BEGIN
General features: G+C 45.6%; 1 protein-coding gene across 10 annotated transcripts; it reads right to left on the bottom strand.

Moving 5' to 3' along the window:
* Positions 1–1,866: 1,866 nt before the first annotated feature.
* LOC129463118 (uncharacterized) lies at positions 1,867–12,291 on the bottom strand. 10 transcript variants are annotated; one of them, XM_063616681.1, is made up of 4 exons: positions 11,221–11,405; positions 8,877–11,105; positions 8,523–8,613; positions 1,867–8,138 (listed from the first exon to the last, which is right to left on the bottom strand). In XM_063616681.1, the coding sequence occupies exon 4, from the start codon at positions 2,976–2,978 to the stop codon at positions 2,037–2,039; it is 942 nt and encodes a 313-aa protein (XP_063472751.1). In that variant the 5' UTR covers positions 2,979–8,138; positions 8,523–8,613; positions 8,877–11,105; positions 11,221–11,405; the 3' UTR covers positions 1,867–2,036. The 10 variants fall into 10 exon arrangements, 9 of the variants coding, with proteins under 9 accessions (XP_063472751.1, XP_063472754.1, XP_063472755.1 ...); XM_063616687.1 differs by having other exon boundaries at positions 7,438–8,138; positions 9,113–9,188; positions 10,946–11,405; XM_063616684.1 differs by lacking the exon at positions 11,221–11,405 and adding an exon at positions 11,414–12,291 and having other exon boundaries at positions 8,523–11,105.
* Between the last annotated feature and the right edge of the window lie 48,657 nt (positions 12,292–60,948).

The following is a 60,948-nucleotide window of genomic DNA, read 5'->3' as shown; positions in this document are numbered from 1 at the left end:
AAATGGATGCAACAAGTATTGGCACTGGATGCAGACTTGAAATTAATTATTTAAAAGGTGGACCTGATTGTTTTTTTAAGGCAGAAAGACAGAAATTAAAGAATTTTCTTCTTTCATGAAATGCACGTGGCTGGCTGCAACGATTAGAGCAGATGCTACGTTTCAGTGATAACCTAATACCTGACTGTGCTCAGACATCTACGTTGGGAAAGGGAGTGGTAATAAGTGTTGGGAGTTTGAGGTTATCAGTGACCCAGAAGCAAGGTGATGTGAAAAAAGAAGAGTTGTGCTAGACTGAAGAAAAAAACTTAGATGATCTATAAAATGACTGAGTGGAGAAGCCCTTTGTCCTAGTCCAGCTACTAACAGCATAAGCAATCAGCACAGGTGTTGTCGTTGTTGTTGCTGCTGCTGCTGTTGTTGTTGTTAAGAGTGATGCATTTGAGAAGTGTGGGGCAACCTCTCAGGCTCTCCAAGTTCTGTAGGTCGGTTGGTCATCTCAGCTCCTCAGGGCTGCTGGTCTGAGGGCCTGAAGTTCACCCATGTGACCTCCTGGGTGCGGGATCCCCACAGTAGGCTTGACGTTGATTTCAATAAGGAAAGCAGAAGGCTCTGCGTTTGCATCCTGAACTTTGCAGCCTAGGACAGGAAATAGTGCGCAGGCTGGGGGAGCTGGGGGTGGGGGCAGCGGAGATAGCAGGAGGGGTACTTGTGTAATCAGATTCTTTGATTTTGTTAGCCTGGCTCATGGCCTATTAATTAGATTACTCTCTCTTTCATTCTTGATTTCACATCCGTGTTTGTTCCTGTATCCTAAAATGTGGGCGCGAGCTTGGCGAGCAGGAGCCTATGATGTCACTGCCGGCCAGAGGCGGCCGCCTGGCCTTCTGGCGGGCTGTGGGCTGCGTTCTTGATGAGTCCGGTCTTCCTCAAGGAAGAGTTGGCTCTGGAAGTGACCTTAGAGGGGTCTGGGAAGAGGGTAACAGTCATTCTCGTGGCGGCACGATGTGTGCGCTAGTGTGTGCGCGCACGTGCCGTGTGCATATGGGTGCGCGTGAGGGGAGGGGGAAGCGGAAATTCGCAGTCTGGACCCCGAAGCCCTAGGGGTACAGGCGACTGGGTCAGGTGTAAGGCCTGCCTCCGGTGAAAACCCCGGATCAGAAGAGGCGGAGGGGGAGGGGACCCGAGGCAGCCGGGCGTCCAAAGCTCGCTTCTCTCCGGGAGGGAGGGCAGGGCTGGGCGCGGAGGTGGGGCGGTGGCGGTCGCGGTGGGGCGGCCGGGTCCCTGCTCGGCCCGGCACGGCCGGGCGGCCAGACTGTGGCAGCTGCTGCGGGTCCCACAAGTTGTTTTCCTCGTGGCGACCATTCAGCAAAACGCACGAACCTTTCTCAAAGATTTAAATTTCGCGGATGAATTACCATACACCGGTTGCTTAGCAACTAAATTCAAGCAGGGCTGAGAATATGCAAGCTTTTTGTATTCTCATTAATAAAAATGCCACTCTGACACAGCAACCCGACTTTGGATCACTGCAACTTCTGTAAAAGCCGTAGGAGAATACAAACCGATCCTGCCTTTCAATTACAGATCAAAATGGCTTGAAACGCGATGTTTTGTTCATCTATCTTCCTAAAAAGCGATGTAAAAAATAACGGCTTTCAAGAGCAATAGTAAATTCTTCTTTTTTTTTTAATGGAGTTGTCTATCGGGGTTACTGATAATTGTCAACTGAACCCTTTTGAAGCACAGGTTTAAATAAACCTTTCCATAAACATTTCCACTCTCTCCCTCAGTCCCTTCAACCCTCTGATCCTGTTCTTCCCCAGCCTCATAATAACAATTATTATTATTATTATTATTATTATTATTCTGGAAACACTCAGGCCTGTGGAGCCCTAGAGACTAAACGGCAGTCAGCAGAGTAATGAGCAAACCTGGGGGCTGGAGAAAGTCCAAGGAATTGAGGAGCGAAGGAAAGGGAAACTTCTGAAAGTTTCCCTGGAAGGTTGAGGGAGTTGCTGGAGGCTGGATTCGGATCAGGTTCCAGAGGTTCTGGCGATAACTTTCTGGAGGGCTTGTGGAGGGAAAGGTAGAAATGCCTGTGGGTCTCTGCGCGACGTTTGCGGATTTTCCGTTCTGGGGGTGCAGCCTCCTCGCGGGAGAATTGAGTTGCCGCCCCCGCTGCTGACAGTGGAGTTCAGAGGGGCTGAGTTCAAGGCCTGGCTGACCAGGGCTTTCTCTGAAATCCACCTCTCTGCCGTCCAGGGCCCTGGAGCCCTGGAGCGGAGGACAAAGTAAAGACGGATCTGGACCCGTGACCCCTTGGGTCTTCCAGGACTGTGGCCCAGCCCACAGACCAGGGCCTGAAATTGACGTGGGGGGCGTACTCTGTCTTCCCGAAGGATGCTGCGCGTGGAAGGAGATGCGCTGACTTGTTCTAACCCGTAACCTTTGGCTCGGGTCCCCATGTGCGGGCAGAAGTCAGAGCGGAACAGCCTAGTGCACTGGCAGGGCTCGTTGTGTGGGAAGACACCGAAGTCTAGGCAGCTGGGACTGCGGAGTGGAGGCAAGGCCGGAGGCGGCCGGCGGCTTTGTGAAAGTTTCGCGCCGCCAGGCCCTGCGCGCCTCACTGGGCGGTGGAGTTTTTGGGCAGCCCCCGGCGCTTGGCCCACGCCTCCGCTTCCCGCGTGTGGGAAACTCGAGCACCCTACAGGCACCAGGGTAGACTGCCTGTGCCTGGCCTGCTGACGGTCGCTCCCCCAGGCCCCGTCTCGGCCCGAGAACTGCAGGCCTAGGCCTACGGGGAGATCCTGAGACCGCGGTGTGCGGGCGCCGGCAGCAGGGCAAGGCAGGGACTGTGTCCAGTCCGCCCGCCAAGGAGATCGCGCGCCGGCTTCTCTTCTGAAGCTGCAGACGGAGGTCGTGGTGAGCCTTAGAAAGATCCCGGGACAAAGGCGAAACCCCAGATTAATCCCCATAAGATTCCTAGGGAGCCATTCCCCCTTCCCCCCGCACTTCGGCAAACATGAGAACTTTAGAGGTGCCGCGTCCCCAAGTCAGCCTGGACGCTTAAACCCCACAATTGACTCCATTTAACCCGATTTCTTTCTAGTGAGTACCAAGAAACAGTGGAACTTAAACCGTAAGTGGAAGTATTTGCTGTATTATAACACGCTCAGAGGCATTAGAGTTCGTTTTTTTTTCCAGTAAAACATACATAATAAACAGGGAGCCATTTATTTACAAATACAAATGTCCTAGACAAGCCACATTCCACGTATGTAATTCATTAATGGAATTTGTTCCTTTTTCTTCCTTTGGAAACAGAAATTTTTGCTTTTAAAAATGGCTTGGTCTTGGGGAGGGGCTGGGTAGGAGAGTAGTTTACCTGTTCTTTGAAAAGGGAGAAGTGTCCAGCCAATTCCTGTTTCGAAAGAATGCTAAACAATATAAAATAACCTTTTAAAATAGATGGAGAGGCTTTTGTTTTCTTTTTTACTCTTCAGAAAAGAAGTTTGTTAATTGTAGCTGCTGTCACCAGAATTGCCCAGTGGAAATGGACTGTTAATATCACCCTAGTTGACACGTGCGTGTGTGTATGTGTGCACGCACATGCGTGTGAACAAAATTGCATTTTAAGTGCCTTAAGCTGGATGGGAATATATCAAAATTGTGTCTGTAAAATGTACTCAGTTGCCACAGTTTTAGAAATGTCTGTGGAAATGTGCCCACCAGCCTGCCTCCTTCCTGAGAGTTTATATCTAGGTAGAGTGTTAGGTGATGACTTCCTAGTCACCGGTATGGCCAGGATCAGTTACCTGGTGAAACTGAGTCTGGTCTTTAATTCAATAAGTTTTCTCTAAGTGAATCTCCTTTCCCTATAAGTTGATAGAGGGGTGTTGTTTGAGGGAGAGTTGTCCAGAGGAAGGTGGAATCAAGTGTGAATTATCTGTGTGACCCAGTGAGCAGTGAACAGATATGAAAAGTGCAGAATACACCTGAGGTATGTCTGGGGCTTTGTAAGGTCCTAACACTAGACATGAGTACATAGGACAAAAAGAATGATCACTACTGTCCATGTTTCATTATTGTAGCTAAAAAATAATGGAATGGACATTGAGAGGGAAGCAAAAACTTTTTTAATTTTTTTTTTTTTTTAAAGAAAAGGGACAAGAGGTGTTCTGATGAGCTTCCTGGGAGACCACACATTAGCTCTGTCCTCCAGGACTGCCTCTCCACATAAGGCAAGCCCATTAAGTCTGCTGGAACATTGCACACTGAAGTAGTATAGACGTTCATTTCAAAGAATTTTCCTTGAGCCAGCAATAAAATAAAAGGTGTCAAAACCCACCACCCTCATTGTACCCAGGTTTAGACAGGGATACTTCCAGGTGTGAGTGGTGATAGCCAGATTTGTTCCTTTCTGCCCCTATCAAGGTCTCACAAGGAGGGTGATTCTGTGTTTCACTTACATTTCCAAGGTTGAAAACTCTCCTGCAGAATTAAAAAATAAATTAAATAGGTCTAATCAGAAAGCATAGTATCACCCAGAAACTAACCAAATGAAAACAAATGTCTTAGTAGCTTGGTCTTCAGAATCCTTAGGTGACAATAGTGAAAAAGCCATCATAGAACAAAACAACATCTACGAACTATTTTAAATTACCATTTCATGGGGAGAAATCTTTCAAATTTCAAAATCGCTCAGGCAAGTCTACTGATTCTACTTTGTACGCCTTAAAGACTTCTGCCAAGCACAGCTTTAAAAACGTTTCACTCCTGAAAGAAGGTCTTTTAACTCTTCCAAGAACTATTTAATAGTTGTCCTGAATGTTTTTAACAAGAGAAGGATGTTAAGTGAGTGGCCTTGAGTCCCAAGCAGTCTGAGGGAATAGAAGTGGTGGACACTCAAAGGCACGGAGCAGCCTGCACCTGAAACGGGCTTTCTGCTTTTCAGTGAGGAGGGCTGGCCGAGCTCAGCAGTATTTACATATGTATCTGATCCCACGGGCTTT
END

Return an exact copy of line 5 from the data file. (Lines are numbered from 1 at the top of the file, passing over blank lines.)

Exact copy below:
* Between the last annotated feature and the right edge of the window lie 48,657 nt (positions 12,292–60,948).